Adding a heating appliance to your home can often cost more than the price of the appliance and its installation. Unless you’re talking about electrical- resistance baseboard units, your new heater will create warmth through combustion, and, in the process, waste gases that must be expelled from the living area. So, in addition to the fireplace, furnace or heater, you’ll need a chimney—and here’s where things can get difficult. Masonry chimneys are big undertakings.
Not only is the cost of materials—brick or block, mortar and liner—a consideration, but the labor involved in laying the chimney is more than what most homeowners have in mind for a weekend project. Masonry chimneys require a foundation and may involve significant alterations to the house—especially if the chimney is inside. Thankfully, there’s an alternative.
Specially designed metal chimneys are available to handle a wide range of heating appliances—from wood-burning stoves to conventional furnaces. Faced with the need for a chimney in a garage/workshop conversion, we opted for a Metalbestos insulated stainless steel chimney manufactured by Selkirk Inc., 14801 Quorum Dr., Dallas, TX 75240; www.selkirkusa.com. The Metalbestos system we used, the Model SSII Type HT, features double-wall, insulated stainless steel pipe that’s available with inside diameters of 6, 7 and 8 in. The lengths simply thread together for fast assembly.
In addition to the pipe, you’ll need various components to support and finish your chimney. These are available in kits tailored to the specific types of installation. We used a flat ceiling kit with which the chimney is supported on the ceiling joists. Other kits include a pitched ceiling kit that handles cathedral ceilings and a kit for running the chimney through an exterior wall and up the side of a structure.
The big advantage of a metal chimney is ease of installation with minimal site modification. However, this convenience carries a price. A 36-in. length of the 6-in. pipe we used retails for about $118—that’s a little over $3 per inch. And, there’s the cost of the roof and support accessories. Metalbestos SSII chimney systems carry a 10-year limited warranty.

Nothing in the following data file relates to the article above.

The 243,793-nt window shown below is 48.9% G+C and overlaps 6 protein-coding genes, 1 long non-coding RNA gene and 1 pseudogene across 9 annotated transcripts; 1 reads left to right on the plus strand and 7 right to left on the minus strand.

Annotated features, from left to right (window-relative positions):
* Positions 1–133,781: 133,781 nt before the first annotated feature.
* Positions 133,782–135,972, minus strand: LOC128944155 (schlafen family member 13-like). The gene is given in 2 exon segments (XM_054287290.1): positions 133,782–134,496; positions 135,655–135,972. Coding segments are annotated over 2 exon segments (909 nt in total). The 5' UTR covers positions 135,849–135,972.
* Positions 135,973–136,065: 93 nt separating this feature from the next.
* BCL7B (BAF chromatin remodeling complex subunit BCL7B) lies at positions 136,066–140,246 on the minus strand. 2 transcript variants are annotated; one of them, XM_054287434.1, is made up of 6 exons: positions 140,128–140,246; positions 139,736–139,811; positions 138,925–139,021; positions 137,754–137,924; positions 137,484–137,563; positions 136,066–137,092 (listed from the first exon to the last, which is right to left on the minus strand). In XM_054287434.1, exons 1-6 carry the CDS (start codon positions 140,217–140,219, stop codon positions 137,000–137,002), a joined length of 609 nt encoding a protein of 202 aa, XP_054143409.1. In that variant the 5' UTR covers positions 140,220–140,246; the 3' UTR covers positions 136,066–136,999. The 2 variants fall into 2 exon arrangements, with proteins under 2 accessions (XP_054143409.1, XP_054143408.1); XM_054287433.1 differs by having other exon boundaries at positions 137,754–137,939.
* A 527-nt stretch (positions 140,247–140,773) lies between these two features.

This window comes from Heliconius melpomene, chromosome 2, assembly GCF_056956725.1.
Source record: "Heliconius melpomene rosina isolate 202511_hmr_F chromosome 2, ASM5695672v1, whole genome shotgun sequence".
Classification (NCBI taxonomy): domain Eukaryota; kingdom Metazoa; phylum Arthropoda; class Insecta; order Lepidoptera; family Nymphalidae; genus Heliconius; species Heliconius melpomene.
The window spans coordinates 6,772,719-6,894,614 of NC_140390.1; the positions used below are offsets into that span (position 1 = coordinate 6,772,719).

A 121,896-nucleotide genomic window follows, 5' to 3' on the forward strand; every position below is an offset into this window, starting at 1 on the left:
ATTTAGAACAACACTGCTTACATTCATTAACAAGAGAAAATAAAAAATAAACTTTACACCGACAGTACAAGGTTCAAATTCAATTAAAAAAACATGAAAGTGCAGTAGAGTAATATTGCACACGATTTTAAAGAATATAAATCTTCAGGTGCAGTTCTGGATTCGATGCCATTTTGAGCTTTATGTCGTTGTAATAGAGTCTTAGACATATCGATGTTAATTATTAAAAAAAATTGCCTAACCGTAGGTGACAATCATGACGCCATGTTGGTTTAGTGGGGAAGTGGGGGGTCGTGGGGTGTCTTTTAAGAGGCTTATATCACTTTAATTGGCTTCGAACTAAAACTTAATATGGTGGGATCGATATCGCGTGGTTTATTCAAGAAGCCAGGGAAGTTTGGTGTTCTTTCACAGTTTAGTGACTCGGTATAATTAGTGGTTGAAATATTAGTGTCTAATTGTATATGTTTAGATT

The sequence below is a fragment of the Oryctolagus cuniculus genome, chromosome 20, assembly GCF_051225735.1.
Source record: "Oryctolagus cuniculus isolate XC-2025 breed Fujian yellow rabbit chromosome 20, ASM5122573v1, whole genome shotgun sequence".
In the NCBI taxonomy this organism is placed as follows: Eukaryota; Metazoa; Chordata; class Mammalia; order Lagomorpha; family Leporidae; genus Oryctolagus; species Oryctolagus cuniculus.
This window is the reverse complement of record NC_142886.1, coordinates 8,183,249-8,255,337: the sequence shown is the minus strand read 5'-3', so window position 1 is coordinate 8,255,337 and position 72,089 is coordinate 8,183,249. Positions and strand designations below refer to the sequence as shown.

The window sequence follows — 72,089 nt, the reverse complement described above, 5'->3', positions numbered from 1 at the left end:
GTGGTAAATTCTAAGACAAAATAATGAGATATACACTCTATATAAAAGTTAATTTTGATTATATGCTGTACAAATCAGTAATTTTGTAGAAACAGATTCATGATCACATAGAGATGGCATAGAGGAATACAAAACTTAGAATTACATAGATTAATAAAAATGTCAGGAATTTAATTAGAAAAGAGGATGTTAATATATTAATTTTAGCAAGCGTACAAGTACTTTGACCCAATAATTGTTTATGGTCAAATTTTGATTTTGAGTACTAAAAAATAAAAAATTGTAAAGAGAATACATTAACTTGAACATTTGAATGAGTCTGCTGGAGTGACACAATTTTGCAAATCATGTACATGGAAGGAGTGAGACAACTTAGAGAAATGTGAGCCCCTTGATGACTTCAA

This project was originally published in the December 2000 issue of Popular Mechanics. You can find more great projects at Popular Mechanics DIY Central.
Step 1: Ceiling Work
If possible, plan your flue location to fall between the building’s ceiling joists and the rafters. The 6-in-dia. pipe requires a 121⁄4-in. square frame to hold the chimney support bucket—the ceiling fixture that carries the inside end of the chimney. After removing any insulation over the area, lay out a 121⁄4-in. square on the ceiling and cut the hole with a sabre saw or drywall saw (Fig. 1).
Measure the space between the ceiling joists and cut framing members to fit around the perimeter of the opening. In the attic space, nail the crossmembers between the joists on the sides of the ceiling cutout. Then, finish the framing (Fig. 2), and move back downstairs to secure the ceiling around the opening with drywall screws.
Step 2: Support and Flashing